What’s the buying process look like for a route?
There are 2 phases of the route search. Things you do on your own before you ever reach out to a broker, and things you do after you’ve made contact with the broker.
Phase 1 – Before you talk to the broker:
Step 1: Look for routes with asking prices you can fully afford.
Due to financing difficulties, it may be wise to stop looking for routes if you don’t have the money.
On one hand, I know people are thinking they want to see what’s out there and to try to learn about this world of FedEx and bread routes for sale out there. The problem is that when you finally discover you do love the idea of routes as a business, you’re still left with the problem of not having the money to buy these routes.
Now granted, some routes will have company financing such as bread routes like Pepperidge Farm, Snyders, and Bimbo. But many routes like Mission and FedEx offer no company financing.
There’s no sense in getting excited about buying a certain route if you don’t have the money for it. If you get known as someone that wants to make low ball offers, you’ll often be black-listed as a tire kicker by most brokers.
Step 2: Think about whether the route’s claimed income meets your income needs.
For some of you, this seems obvious. But through the years, I’ve helped consult people with buying routes and helped them perform route due diligence only to find out at the end when we verify everything is accurate that the person has decided that “the $60k income the route is making just isn’t going to be enough.”
Save yourself the time and ask yourself, “If all the figures are completely accurate in the listing, does the route meet my income needs?”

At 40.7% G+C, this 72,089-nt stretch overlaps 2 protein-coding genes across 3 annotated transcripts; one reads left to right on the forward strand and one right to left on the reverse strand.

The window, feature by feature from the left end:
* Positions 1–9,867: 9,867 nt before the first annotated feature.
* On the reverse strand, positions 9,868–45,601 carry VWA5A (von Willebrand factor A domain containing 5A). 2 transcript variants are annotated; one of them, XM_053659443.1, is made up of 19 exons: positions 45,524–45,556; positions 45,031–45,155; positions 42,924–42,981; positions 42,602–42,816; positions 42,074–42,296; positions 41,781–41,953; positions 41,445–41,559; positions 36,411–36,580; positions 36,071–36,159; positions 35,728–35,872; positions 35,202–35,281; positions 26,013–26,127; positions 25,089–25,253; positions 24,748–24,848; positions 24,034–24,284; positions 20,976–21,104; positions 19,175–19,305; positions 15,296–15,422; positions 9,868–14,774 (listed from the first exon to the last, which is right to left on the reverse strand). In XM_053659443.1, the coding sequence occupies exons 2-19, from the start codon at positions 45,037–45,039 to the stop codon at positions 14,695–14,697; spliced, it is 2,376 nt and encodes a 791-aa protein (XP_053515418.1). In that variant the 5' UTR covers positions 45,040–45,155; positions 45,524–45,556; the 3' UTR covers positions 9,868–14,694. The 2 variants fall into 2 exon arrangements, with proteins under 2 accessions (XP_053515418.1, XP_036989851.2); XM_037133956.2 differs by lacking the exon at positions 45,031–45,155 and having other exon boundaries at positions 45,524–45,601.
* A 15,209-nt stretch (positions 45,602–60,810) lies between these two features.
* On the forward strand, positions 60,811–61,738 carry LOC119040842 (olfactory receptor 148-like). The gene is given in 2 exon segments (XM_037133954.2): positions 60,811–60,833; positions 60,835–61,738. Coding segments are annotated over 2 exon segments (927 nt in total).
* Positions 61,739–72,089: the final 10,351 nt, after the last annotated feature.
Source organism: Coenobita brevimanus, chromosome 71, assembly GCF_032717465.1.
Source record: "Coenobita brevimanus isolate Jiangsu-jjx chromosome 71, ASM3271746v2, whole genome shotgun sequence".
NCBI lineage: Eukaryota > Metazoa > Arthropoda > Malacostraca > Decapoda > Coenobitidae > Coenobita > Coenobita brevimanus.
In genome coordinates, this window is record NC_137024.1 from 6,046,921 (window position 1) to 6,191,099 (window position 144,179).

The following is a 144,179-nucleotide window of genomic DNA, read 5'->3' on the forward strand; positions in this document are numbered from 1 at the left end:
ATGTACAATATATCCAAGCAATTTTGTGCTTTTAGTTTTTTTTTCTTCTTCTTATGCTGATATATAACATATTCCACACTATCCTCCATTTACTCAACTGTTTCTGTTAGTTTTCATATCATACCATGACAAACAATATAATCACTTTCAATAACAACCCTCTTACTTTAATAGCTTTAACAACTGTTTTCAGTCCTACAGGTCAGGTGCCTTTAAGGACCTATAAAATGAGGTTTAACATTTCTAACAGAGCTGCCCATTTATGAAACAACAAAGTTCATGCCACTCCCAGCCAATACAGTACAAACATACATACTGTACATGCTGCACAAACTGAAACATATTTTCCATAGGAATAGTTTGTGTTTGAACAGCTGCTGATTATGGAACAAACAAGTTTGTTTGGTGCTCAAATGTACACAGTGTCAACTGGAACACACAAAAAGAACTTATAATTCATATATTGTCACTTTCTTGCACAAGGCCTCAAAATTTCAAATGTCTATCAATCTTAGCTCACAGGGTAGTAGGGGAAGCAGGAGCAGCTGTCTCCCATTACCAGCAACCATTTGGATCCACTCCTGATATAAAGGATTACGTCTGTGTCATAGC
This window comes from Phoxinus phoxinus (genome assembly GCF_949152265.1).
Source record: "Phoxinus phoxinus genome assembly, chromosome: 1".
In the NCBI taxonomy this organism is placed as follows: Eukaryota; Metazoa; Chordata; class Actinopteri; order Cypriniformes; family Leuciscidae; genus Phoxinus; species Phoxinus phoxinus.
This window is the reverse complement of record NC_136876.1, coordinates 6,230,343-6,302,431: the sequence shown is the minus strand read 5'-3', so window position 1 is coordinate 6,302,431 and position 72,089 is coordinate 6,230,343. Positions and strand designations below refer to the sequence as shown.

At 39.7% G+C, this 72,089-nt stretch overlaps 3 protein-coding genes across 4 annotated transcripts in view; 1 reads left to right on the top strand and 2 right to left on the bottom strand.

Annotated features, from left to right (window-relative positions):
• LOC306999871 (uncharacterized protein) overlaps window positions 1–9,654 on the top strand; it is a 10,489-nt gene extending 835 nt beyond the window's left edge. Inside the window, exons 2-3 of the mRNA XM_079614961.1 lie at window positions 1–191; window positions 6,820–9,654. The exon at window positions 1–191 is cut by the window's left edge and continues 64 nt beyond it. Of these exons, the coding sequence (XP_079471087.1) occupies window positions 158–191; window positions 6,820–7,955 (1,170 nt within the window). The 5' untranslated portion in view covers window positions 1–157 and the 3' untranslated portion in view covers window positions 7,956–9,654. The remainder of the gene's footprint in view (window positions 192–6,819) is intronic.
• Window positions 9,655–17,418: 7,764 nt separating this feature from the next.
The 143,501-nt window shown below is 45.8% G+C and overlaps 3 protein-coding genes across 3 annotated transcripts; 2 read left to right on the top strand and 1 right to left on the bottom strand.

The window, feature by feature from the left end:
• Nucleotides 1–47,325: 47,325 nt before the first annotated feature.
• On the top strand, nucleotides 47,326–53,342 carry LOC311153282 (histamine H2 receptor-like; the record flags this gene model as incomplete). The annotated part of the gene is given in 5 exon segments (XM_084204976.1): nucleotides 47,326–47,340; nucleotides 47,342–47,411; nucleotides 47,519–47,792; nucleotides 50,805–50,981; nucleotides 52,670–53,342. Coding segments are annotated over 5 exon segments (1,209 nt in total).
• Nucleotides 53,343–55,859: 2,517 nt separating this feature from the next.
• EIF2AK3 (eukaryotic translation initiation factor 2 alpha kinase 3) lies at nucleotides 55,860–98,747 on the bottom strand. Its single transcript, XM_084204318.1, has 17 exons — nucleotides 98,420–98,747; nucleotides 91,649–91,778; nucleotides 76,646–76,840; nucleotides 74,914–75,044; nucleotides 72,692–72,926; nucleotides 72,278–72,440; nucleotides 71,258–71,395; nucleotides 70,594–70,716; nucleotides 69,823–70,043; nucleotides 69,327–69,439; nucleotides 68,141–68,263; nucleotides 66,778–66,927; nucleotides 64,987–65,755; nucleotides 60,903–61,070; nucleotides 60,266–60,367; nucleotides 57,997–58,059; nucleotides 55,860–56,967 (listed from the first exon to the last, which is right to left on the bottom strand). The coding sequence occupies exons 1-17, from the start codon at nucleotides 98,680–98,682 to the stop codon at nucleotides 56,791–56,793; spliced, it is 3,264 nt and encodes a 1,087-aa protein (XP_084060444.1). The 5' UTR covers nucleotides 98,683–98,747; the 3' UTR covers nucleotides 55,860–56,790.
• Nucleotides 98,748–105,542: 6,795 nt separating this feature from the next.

Step 3: Imagine yourself doing the work on the route.
Are you ok with waking up as early as 3am for the average bread route? Routes are labor intensive and require the ability to lift, hold, bend over, etc. While I’ve consulted people even into their 60’s to purchase profitable routes, they realize that they need to either a) feel comfortable being active on a route or b) feel comfortable managing helpers/employees (and also be ok with the lowered income levels from having that helper)
If you’re managing an employee, are you ok with the idea of hiring or firing someone to run the route?
Many buyers become unnecessarily mentally married to the employee that comes with the route! I can’t emphasize this enough.
Did the employee that’s on the route rub you the wrong way or mention that one day he wants to quit? No problem – hire someone new.
Is the current employee getting paid way too much? No problem – hire someone new.
Is the current employee unwilling to take on 100% of the responsibilities of the route?
No problem – hire someone new.
When you buy a route, you must have the time to learn the route yourself and work it yourself for usually a month or two so that you understand how the route is run, and also so you can train new employees. That means if you have other job obligations, you’ve got to ask yourself, “Do I have the flexibility or time to learn this route for 6 weeks?”
A route is a great business that’s easy to understand, but you have to have the time to learn how they’re run so you’re not dependent upon a single employee.
Phase 2 – Contacting the broker:
Step 4: Contact the broker for due diligence.
At this point, you should already know you have the money for the route, are fine with the income being generated, can physically do the work or manage the employees, and have the time to learn the route at first.
The primary purpose of the broker is to answer your questions for the route specifically.
After any general questions are answered about the route, you should be presented with an NDA (Non-Disclosure Agreement) which essentially tells you to not share information with people that aren’t involved with your due diligence and also to not try to work around the broker.